Research in Tourism and Hospitality Management
Our research expertise
Research in China features highly on our research agenda, and we therefore welcome enquiries from Chinese students who meet the entry requirements for the University of Waikato.
We feel confident in offering supervision and guidance to students seeking to undertake research. Several of our academic staff members meet the New Zealand Government's definition of 'leading researchers'. This allows us to offer PhD supervision to overseas students for doctoral studies at the same fees as domestic students (New Zealand citizens and permanent residents).
Waikato Management School has excellent links with the School of Tourism Management at Beijing International Studies University (BISU), with whom we have signed a Memorandum of Understanding on research.
Past publications with BISU include a book on Tourism in China by Professors Ryan and Gu (Routledge: New York, 2009), and a number of papers on issues relating to the Chinese hotel industry and tourism in China. Associate Professor INSERT NAME HERE lectures at BISU, while Professor Chris Ryan is a Visiting Professor at that university.
For Chinese doctoral students who wish to undertake research in China, this means we can offer possible Chinese supervision, as well as the supervision provided by staff at Waikato Management School.
We also have personal links with staff at Sun Yet San University, Xi抋n International Studies University, Hubei University, Nankai University, Ankang University and Huangshan University.
Research assessment exercises
Research assessment exercises
In New Zealand each individual lecturer is assessed on a 700 point basis - 500 points are allocated to research excellence based on a portfolio of 30 publications, with an additional 100 points allocated for 'peer esteem' and a further 100 points for 'contribution to the subject'.
Of all assessed university personnel about 5% are deemed to be Grade 'A' - that is they are graded as being of 'leading international' status, and a further 20% are Grade B, that is of being 'national status'. We have Grade A and B staff, and in the next round we anticipate that 5 of the 8 staff will achieve these grades.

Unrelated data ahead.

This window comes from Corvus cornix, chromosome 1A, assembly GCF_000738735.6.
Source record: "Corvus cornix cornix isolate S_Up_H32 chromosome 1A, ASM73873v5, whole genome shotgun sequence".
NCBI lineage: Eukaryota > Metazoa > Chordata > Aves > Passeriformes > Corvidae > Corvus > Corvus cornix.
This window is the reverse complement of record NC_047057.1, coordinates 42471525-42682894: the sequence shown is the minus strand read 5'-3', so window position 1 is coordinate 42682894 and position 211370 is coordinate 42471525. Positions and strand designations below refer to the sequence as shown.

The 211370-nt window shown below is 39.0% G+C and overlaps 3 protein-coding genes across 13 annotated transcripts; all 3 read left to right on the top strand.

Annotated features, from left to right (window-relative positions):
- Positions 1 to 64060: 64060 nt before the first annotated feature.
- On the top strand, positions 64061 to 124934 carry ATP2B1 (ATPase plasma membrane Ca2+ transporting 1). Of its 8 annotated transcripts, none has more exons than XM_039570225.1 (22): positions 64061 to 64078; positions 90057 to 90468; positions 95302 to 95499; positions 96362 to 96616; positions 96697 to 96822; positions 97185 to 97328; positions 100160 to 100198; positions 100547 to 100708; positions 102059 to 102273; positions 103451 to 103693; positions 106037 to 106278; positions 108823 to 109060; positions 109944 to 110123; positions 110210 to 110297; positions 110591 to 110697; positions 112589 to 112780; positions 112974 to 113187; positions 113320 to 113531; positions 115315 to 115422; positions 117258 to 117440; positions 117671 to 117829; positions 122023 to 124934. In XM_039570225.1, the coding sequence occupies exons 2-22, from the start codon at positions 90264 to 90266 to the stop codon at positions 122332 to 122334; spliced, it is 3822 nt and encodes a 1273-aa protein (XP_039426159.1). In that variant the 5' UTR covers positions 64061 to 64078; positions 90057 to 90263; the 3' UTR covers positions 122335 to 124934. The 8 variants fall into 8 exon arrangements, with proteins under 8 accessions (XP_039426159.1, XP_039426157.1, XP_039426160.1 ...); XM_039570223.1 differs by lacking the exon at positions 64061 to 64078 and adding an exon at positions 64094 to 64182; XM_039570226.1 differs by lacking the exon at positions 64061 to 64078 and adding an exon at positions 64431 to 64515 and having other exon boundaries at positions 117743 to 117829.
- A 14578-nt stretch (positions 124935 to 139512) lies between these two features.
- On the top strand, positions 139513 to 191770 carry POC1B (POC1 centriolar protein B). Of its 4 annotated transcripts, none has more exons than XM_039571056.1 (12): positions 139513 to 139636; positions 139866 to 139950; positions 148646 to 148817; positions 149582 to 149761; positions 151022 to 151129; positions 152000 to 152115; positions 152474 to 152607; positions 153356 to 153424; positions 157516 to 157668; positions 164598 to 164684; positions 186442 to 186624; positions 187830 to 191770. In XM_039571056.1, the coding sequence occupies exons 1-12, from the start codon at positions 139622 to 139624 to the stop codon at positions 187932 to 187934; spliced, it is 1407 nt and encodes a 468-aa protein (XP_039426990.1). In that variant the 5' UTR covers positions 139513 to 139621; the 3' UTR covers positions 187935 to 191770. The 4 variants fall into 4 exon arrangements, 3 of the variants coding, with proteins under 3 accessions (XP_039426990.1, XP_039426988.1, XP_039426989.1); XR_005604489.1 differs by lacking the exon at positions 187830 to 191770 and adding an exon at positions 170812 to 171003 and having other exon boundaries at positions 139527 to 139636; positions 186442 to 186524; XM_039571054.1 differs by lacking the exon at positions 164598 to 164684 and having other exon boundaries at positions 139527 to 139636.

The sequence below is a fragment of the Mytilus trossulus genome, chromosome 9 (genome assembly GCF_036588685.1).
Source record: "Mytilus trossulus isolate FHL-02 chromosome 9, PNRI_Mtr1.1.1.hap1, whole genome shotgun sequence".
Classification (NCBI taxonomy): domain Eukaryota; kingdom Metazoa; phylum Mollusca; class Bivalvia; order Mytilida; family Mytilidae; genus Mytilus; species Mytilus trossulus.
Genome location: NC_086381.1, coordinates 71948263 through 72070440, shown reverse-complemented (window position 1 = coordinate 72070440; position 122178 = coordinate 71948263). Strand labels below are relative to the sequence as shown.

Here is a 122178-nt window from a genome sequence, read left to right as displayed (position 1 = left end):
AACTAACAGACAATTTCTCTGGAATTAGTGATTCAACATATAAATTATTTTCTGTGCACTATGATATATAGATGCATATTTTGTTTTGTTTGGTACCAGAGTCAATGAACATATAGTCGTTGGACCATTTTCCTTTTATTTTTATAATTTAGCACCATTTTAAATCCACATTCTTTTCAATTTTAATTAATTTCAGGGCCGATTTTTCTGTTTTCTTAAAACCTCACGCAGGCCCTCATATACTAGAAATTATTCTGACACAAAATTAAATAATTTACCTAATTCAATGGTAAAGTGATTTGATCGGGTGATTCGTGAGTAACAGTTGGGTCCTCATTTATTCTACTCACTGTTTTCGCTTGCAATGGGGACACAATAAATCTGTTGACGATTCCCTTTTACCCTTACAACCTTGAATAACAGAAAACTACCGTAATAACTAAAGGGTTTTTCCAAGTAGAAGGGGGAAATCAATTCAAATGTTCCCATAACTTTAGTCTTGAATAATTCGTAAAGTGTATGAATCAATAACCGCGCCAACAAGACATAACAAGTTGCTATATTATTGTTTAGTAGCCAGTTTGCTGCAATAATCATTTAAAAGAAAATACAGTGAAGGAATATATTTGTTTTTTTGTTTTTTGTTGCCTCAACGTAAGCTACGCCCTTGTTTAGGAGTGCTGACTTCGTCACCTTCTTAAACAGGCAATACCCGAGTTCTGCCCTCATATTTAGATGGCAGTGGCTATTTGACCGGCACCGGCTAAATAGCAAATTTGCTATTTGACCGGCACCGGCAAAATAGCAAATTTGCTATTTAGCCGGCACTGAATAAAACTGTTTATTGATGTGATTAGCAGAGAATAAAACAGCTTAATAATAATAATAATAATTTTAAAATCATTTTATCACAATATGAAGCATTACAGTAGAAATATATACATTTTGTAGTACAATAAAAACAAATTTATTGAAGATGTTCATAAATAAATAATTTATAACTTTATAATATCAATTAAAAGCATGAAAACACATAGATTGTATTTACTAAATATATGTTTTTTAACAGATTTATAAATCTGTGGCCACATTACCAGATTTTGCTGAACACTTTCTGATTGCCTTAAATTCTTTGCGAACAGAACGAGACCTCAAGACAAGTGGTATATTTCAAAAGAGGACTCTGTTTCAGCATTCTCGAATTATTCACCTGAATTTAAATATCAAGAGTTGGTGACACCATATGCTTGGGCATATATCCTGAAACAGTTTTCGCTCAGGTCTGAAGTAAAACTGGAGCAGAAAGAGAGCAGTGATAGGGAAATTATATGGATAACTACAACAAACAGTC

There are also other external assessments such as the Emerald Awards for research papers. Jenny Cave, Tim Lockyer, Asad Mohsin and Chris Ryan have all had such awards.
Where we publish
It is generally agreed that in tourism the leading three academic journals are Annals of Tourism Research, Tourism Management, and Journal of Travel Research. All of our staff have published in these journals, often more than once. In hospitality management the top journals are normally thought to be International Journal of Hospitality Management, International Journal of Contemporary Hospitality Management and the Cornell Quarterly. Our hospitality management staff have all published in these journals. We maintain a list of journals that are ranked in accordance with the Australian Excellent Research exercise (ERA) and are ranked among the world's top 20 universities for numbers of publications in these journals - which for 7 staff means we have one of the higher per capital records of research publication.
We have some of the leading researchers in the field of tourism and hospitality that use both quantitative and qualitative techniques. Both Tim Lockyer and Chris Ryan have had papers published using structural equation modeling, while Tim, Chris, Jenny Cave and Asad Mohsin regularly use techniques like cluster and factor analysis. Alison McIntosh uses various forms of Grid Assessment in evaluating places of historic value.
We also pride ourselves on our qualitative research methods. Immersion in societies in ethnographic approaches to studies have characterised past work by Jenny Cave and Chris Ryan in their work with marginal groups - in Chris's case it took 7 years of research to produce 4 chapters in one book - but the book on sex tourism has made a significant contribution to gender studies in tourism.
Jenny, Chris and Alison have all spent time in research pertaining to indigenous peoples that requires the creation of relationships and trust. Moreover our staff have built up excellent skills in using software to aid in the analysis of textual or conversational data. Jenny Cave, Tim Lockyer and Chris Ryan have all had publications where TextSmart, CatPac and Atlas ti have been used as analytical tools of textual data. Indeed Jenny Cave is our leading exponent of TextSmart.
Not that we are total positivists. Anne Zahra has had work published on research methodologies and the role of the researcher as change agent. More recent work by Jenny and Chris has used Bordieus concept of habitus, as well as strong doses of post-modernistic analyses of de-differentiation and Turners theories of liminality.